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Tips for Avoiding Asbestos During Home Renovations

Since its debut in 1994, HGTV has changed the way Americans think about home renovations. From elaborate remodels to do-it-yourself decorating, homeowners turn to the latest home shows for inspiration and education, and rehabbing older homes is a growing trend. Beneath the surface lurks a hidden danger that poses a serious health threat, and that is asbestos. 

What is asbestos? 

It is a natural fiber that has been used for thousands of years. Valued for its resistance to fire, affordability, and longevity, it became popular in the United States around the turn of the 20th century and reached its peak during World War II. Although there are records of slaves in ancient Greece becoming ill after mining the mineral, it took scientists much longer to prove its hazards. In the 1970s, the U.S. passed laws to restrict its use, but some countries still use it in products they export. Homes built before 1980 are likely to have questionable products. 

The fibers can cause several illnesses, but the most serious is mesothelioma, a rare cancer that affects the lining of the lungs, abdomen or heart. It is most common in the lungs, and there is no cure. It takes 20 years or longer to develop, and people who have the illness may not even realize they have been exposed to the fibers. The first wave of victims included military veterans, followed by a second wave of construction workers. The third wave includes families who lived in homes during renovations or those who did the renovations themselves. 

Which products are dangerous? 

Many older homes have siding or roofing shingles that contain the toxin, and houses dating between 1930 and 1950 may have it in the insulation. Until 1977, manufacturers used it in products like textured paint, popcorn ceilings and compounds used for patching joints.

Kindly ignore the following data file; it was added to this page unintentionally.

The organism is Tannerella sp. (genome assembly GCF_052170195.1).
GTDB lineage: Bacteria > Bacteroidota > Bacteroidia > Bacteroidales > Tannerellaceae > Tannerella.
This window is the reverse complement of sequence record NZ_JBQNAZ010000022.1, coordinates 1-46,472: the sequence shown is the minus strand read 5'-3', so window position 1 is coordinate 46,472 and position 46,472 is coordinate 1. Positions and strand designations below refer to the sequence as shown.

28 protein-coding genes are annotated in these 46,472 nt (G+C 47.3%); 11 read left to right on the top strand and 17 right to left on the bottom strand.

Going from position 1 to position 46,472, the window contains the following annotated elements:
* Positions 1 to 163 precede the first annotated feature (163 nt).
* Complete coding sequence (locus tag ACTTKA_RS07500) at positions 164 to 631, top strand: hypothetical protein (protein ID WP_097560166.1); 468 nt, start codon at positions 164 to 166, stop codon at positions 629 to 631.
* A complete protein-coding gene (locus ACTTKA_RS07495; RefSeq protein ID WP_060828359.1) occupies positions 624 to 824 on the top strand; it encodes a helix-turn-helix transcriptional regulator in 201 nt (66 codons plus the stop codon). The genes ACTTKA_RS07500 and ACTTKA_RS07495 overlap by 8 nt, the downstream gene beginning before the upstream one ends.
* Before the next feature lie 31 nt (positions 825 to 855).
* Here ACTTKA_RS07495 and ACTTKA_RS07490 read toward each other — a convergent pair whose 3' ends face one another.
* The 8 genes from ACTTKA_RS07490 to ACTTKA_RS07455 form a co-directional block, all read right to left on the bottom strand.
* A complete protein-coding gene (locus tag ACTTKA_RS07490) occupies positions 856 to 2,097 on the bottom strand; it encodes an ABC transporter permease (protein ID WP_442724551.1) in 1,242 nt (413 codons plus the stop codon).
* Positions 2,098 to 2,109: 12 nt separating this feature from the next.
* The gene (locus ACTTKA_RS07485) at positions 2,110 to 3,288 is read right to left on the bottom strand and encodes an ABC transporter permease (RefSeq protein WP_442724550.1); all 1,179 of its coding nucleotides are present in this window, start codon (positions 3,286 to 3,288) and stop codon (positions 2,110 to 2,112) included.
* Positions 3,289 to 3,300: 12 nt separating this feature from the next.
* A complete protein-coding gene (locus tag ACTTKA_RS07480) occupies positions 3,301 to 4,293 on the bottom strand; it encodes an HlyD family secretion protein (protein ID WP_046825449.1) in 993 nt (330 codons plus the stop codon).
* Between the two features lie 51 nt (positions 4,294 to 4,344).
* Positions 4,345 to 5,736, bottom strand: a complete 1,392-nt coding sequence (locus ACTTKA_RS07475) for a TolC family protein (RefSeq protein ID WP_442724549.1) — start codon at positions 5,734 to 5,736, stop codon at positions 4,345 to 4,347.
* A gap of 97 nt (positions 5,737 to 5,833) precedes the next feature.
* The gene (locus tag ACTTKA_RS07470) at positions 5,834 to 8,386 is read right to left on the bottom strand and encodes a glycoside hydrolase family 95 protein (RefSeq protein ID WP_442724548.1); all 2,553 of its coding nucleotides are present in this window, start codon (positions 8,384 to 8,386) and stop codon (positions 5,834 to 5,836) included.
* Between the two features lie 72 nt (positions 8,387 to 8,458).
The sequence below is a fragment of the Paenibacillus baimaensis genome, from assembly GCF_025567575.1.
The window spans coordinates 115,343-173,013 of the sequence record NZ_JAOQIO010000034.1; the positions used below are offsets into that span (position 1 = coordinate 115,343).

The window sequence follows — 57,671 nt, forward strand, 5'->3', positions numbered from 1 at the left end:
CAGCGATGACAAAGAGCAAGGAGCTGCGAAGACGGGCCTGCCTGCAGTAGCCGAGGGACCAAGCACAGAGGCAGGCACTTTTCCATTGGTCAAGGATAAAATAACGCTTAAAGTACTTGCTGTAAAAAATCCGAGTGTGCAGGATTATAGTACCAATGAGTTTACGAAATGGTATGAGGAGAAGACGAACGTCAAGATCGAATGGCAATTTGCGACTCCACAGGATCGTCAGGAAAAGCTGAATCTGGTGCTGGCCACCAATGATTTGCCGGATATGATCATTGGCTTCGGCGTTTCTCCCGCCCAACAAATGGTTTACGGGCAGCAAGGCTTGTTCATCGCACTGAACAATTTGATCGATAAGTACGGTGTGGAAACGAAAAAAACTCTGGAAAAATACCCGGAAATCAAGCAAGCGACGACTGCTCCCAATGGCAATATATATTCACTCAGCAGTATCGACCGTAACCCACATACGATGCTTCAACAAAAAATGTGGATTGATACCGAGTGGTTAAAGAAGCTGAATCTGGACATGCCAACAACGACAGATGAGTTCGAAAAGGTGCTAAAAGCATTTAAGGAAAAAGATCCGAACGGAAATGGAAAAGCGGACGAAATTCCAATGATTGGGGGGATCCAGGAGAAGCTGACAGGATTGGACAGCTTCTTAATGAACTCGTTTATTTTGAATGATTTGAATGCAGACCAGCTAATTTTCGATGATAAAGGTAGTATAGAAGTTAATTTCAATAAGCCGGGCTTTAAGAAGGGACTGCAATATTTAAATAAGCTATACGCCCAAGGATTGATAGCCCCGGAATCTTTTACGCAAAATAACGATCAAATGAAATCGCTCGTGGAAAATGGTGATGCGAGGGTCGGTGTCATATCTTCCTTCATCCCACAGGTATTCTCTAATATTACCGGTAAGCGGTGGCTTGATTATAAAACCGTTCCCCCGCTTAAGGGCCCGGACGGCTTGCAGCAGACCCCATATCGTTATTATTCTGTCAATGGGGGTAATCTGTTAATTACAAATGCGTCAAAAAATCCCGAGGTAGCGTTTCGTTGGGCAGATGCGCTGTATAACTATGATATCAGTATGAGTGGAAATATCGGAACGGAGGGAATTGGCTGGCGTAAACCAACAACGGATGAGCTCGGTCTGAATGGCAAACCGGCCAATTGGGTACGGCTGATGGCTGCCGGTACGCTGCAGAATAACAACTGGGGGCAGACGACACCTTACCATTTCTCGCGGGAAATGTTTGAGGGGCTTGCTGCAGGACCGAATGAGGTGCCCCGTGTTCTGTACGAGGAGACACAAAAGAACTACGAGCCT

As long as the product is not broken or disturbed, it is usually safe, If it is in decay or disrupted by repairs, the fibers enter the air and become dangerous. Certified inspectors can test particles to see if they contain the toxin. If so, homeowners need to follow safety rules and procedures when doing home improvement projects.

What are safe ways of recycling?

The good news is that trained professionals can safely dispose of the mineral. They can even recycle it by using a new thermal process that converts it into silicate glass. Manufacturers then use the glass to make stone or ceramic products. The Environmental Protection Agency has information about everything from identifying the product to safely removing and recycling it. 

What steps should homeowners follow?
Homeowners can keep their families safe by following a few simple rules:

  • Leave the substance alone if it is intact.
  • Re-wrap or cover if it is slightly damaged.
  • Work with a certified handler.
  • Follow federal and local regulations.
  • Never sweep, vacuum or dust fibers.

Are homeowners with a one-time exposure at risk?

The American Cancer Society says people who are exposed at an early age, in large amounts or for a long period of time are at highest risk, but not everyone who is exposed gets a related illness. Factors like genetics or prior radiation treatment may also increase susceptibility to mesothelioma. Although cancer may not show up for as long as 50 years, the risk stays the same after exposure and lasts a lifetime.

Anyone who does a home improvement project should first find out if the building contains toxic substances. If toxins are present, only certified professionals have the resources and skills to remove them safely. While the renovation is in process, residents should avoid the home or use recommended precautions to avoid exposure to airborne fibers. 

No amount of the substance is safe, and its tiny fibers can linger in the air for days before embedding themselves in the lungs. It will be decades before the first generation of home enthusiasts find out if they have fallen prey to asbestos, but they can reduce the odds by being informed and following safety guidelines.

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